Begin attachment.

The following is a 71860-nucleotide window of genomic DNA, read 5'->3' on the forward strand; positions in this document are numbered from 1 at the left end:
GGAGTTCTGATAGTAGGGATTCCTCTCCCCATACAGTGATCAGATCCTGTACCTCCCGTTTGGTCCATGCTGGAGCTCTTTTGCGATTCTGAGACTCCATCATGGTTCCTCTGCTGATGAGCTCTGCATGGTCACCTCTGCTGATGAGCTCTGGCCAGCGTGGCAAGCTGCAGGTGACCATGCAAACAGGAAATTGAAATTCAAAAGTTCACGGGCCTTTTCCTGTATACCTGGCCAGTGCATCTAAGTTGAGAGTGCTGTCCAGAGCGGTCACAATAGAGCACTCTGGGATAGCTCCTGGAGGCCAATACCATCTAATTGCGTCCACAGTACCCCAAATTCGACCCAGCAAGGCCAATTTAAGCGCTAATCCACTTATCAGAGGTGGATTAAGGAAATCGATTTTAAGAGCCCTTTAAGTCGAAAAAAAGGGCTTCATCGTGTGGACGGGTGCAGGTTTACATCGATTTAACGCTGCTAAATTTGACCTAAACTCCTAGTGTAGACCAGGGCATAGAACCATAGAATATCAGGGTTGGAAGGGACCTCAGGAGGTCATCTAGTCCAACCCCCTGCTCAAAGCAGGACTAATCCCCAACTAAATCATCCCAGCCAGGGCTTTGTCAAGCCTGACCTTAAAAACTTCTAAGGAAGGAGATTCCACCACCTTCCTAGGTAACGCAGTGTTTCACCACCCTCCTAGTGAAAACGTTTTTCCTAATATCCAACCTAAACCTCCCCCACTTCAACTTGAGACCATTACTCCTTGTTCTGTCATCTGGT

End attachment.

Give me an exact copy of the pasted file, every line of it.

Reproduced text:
The following is a 71860-nucleotide window of genomic DNA, read 5'->3' on the forward strand; positions in this document are numbered from 1 at the left end:
GGAGTTCTGATAGTAGGGATTCCTCTCCCCATACAGTGATCAGATCCTGTACCTCCCGTTTGGTCCATGCTGGAGCTCTTTTGCGATTCTGAGACTCCATCATGGTTCCTCTGCTGATGAGCTCTGCATGGTCACCTCTGCTGATGAGCTCTGGCCAGCGTGGCAAGCTGCAGGTGACCATGCAAACAGGAAATTGAAATTCAAAAGTTCACGGGCCTTTTCCTGTATACCTGGCCAGTGCATCTAAGTTGAGAGTGCTGTCCAGAGCGGTCACAATAGAGCACTCTGGGATAGCTCCTGGAGGCCAATACCATCTAATTGCGTCCACAGTACCCCAAATTCGACCCAGCAAGGCCAATTTAAGCGCTAATCCACTTATCAGAGGTGGATTAAGGAAATCGATTTTAAGAGCCCTTTAAGTCGAAAAAAAGGGCTTCATCGTGTGGACGGGTGCAGGTTTACATCGATTTAACGCTGCTAAATTTGACCTAAACTCCTAGTGTAGACCAGGGCATAGAACCATAGAATATCAGGGTTGGAAGGGACCTCAGGAGGTCATCTAGTCCAACCCCCTGCTCAAAGCAGGACTAATCCCCAACTAAATCATCCCAGCCAGGGCTTTGTCAAGCCTGACCTTAAAAACTTCTAAGGAAGGAGATTCCACCACCTTCCTAGGTAACGCAGTGTTTCACCACCCTCCTAGTGAAAACGTTTTTCCTAATATCCAACCTAAACCTCCCCCACTTCAACTTGAGACCATTACTCCTTGTTCTGTCATCTGGT